One of my earliest memories is of being terrified of the long, covered water slide at Cherry Hill. I’m not sure how old I was. 24, maybe 25. Kidding. I was probably 5 or 6. My parents tried to convince me all day long to go down the water slide: Just once! You’ll love it! I imagine some bribes were offered: We’ll cut your yard work in half, so you should be able to go play with your friends by 7 PM, assuming you can get your bleeding knuckles bandaged quickly! And the thing was, I really wanted to. I was perfectly aware that various 2 year-old girls were happily climbing into their mother’s laps to go down the slide, and I knew that people were looking at them, and then looking at me, and then looking at them, and then at me again. I also knew that few people were buying my line about having to be careful on account of my osteoporosis.
Not daring to do something that others did without hesitation was humiliating, and besides, the water slide actually looked like fun. But every time I waited in line and got within a few feet of the slide, my legs lost their ballast and my entire body seemed to collapse in around my heart, which started beating like a hummingbird’s wings. It wasn’t a mental or emotional process. It wasn’t that I was scared of something specific. I just felt terrified, in a purely physical way. I spent days like that pretending that I had just gotten done with a ride, or acting as though I was just about to go take another ride – “No, go ahead! I just have to take my osteoporosis medicine and then I’ll catch up!”
It’s not that I never got to the point where I’d do things like go down water slides as a kid – it’s just that I first dared to do them around 2 – 3 years after most kids my age. This embarrassing situation was made worse by the fact that Kook, 3 years my junior, was born with only two fears: work and Ryan’s preternaturally strong hands. Thus, I was sandwiched between Ryan, who was reasonably daring for his age, and Kook, who was reckless to the point of self-endangerment. The fact that my Dad successfully concealed what I now know must have been nearly overwhelming anger, shame and disgust with my cowardice will be what narrowly saves him from being placed in the Guatemalan Working-Rest Home alongside his wife, who will be free to return home when she’s picked three weeds for every one that I did from ages 4 – 18.
As I got older I gradually learned to do my best to ignore the fear I felt when I was confronted with a rope swing/roller coaster/girl. And to be honest, I think I did a fairly good job of overcoming the fear that was hardwired into my system. I don’t think any of my friends from childhood or adolescence would tell you I was Evel Kneivel, but there wasn’t ever anything they did that I didn’t, which is no small accomplishment, given that the years from 5 to 20 were filled with almost daily opportunities to face and overcome physical fear. Unfortunately, adults don’t get too many chances to overcome fear, which is why I love longboarding.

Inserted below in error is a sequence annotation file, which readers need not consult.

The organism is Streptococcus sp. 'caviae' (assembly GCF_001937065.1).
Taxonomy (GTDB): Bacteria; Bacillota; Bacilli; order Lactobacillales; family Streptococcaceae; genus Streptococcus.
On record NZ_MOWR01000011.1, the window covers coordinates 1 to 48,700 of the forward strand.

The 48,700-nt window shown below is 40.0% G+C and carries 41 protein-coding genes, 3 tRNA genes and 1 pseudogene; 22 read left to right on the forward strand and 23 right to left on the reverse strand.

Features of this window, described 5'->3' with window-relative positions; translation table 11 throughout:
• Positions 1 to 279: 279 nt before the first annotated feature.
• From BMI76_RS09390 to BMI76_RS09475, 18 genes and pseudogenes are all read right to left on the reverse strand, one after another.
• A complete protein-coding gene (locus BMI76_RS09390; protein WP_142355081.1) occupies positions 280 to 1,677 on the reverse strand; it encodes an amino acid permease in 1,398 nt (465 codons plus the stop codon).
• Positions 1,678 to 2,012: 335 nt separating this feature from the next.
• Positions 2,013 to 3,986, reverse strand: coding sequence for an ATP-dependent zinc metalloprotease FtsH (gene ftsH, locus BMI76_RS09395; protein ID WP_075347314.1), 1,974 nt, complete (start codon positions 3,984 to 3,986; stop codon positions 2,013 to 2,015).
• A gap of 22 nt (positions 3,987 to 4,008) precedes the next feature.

I spent my first 3 or 4 years in New York longboarding pretty regularly. We started out by going to a parking garage downtown late at night, which is more or less where I learned how to longboard. Take the elevator up, skate down 6 winding, oily floors, hop in the elevator, and repeat. And while it definitely took me some time to figure out the skills and techniques involved, it took me much longer to learn how to ignore the physical message of fear that my body sent my mind at every turn and carve, demanding that I bail out any time I started moving faster than the speed at which a little girl can ride her bike up a very steep hill. I started out by telling myself I had to go two whole levels of the garage without bailing out. It would take me a few runs to meet that goal, but I eventually got there, at which point I’d set a goal of 4 floors. And then the whole garage. And after a little while, the garage started seeming kind of easy.
So we moved uptown, and tried a bunch of hills – The Big Easy, The Poop Chute, Slippery Summer, The Stam. I eventually developed the ability to get down some decent-sized hills without killing myself. And while I was always more or less scared when I went down The Stam – the whole time, every time – I learned to ignore that fear, that constant demand that I bail out, go home, and take up Bingo. (And in my defense, the Stam is really scary. It’s about 7 blocks at a pretty steep angle on one of the busier avenues in New York. You have to know how to time the lights, and there always exists the possibility that a garbage truck will come plowing through a perpendicular street, looking to give someone a closed casket funeral. But there’s a Dunkin’ Donuts at the bottom, and if you time it right, you can get warm donuts, so it all events out.)
After going a once a week for 3 or 4 years, we kind of stopped. It’s been three or so years since we did, and the other night after a rough day I grabbed my board out of the loft and went for a ride in the park. It only took me a few runs to remember the physical motions involved, but I was shocked by just how much my ability to ignore my fear had deteriorated. I’ve been a time or two since then, and it’s taking me longer to build that immunity than I would have liked or expected. But I’m going to build it back, and I’m not going to lose it this time. And then I’m going to put on some water wings and go down the water slide at Cherry Hill all by myself.